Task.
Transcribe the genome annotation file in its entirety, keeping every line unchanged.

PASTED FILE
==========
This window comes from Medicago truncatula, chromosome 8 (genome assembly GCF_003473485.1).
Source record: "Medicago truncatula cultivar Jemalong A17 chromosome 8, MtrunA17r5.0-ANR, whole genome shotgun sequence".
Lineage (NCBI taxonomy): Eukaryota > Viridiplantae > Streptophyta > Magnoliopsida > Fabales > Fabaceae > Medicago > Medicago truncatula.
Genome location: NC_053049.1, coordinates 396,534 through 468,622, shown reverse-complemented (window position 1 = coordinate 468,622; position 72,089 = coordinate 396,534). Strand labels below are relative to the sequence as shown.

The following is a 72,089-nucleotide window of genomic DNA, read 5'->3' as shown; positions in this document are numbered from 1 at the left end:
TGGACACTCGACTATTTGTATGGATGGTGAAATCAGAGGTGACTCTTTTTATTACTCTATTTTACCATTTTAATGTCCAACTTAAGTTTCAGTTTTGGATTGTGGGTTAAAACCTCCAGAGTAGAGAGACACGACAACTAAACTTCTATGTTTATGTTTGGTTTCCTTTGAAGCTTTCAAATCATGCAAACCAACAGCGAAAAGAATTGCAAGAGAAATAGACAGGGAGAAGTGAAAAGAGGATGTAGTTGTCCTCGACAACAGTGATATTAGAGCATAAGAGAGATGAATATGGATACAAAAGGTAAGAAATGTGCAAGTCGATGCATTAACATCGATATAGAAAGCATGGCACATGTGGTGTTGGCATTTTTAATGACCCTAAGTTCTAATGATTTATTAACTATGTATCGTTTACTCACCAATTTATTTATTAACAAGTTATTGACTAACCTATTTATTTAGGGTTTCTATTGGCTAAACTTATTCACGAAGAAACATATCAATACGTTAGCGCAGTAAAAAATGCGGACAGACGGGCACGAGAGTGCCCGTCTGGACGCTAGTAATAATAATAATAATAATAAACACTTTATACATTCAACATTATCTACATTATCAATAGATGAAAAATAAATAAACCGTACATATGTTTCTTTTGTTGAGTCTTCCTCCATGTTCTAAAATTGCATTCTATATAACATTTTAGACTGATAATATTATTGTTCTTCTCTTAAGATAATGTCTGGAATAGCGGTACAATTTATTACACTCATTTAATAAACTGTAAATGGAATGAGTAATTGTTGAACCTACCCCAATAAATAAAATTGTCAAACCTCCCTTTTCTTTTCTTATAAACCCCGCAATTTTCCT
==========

This window comes from Medicago truncatula, chromosome 8 (genome assembly GCF_003473485.1).
Source record: "Medicago truncatula cultivar Jemalong A17 chromosome 8, MtrunA17r5.0-ANR, whole genome shotgun sequence".
Lineage (NCBI taxonomy): Eukaryota > Viridiplantae > Streptophyta > Magnoliopsida > Fabales > Fabaceae > Medicago > Medicago truncatula.
Genome location: NC_053049.1, coordinates 396,534 through 468,622, shown reverse-complemented (window position 1 = coordinate 468,622; position 72,089 = coordinate 396,534). Strand labels below are relative to the sequence as shown.

The following is a 72,089-nucleotide window of genomic DNA, read 5'->3' as shown; positions in this document are numbered from 1 at the left end:
TGGACACTCGACTATTTGTATGGATGGTGAAATCAGAGGTGACTCTTTTTATTACTCTATTTTACCATTTTAATGTCCAACTTAAGTTTCAGTTTTGGATTGTGGGTTAAAACCTCCAGAGTAGAGAGACACGACAACTAAACTTCTATGTTTATGTTTGGTTTCCTTTGAAGCTTTCAAATCATGCAAACCAACAGCGAAAAGAATTGCAAGAGAAATAGACAGGGAGAAGTGAAAAGAGGATGTAGTTGTCCTCGACAACAGTGATATTAGAGCATAAGAGAGATGAATATGGATACAAAAGGTAAGAAATGTGCAAGTCGATGCATTAACATCGATATAGAAAGCATGGCACATGTGGTGTTGGCATTTTTAATGACCCTAAGTTCTAATGATTTATTAACTATGTATCGTTTACTCACCAATTTATTTATTAACAAGTTATTGACTAACCTATTTATTTAGGGTTTCTATTGGCTAAACTTATTCACGAAGAAACATATCAATACGTTAGCGCAGTAAAAAATGCGGACAGACGGGCACGAGAGTGCCCGTCTGGACGCTAGTAATAATAATAATAATAATAAACACTTTATACATTCAACATTATCTACATTATCAATAGATGAAAAATAAATAAACCGTACATATGTTTCTTTTGTTGAGTCTTCCTCCATGTTCTAAAATTGCATTCTATATAACATTTTAGACTGATAATATTATTGTTCTTCTCTTAAGATAATGTCTGGAATAGCGGTACAATTTATTACACTCATTTAATAAACTGTAAATGGAATGAGTAATTGTTGAACCTACCCCAATAAATAAAATTGTCAAACCTCCCTTTTCTTTTCTTATAAACCCCGCAATTTTCCT